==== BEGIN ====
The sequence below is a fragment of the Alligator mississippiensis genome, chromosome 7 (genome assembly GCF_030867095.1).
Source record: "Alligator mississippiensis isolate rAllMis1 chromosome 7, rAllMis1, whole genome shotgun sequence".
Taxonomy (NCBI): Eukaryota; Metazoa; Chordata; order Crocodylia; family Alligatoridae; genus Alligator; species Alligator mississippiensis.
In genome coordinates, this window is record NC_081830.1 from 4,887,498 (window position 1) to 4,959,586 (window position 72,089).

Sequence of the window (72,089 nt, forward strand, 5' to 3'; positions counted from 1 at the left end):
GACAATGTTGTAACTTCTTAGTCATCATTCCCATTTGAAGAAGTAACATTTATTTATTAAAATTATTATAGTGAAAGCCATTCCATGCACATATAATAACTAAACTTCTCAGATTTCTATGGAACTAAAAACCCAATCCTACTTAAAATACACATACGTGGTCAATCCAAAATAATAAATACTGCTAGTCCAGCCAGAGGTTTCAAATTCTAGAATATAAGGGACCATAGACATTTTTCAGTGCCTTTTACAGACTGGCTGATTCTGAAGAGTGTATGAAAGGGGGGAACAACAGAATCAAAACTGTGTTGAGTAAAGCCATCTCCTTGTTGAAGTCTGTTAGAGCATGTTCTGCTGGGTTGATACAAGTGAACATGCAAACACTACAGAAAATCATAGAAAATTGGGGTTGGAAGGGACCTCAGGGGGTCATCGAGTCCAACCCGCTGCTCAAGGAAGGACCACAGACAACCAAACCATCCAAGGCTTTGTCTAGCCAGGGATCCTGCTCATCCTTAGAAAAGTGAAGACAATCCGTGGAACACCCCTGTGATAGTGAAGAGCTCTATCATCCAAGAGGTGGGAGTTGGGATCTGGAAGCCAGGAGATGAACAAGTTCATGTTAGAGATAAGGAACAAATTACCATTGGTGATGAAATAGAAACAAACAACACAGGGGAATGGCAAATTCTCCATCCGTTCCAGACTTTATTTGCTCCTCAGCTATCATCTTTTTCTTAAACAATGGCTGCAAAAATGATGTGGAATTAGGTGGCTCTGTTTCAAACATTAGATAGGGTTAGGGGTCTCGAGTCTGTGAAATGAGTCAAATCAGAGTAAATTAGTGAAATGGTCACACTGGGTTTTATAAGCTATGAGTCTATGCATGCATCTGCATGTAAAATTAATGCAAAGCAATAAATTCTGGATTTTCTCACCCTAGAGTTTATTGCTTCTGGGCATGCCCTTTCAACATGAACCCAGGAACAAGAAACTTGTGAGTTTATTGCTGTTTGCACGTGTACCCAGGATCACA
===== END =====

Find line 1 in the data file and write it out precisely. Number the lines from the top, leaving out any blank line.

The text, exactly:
The sequence below is a fragment of the Alligator mississippiensis genome, chromosome 7 (genome assembly GCF_030867095.1).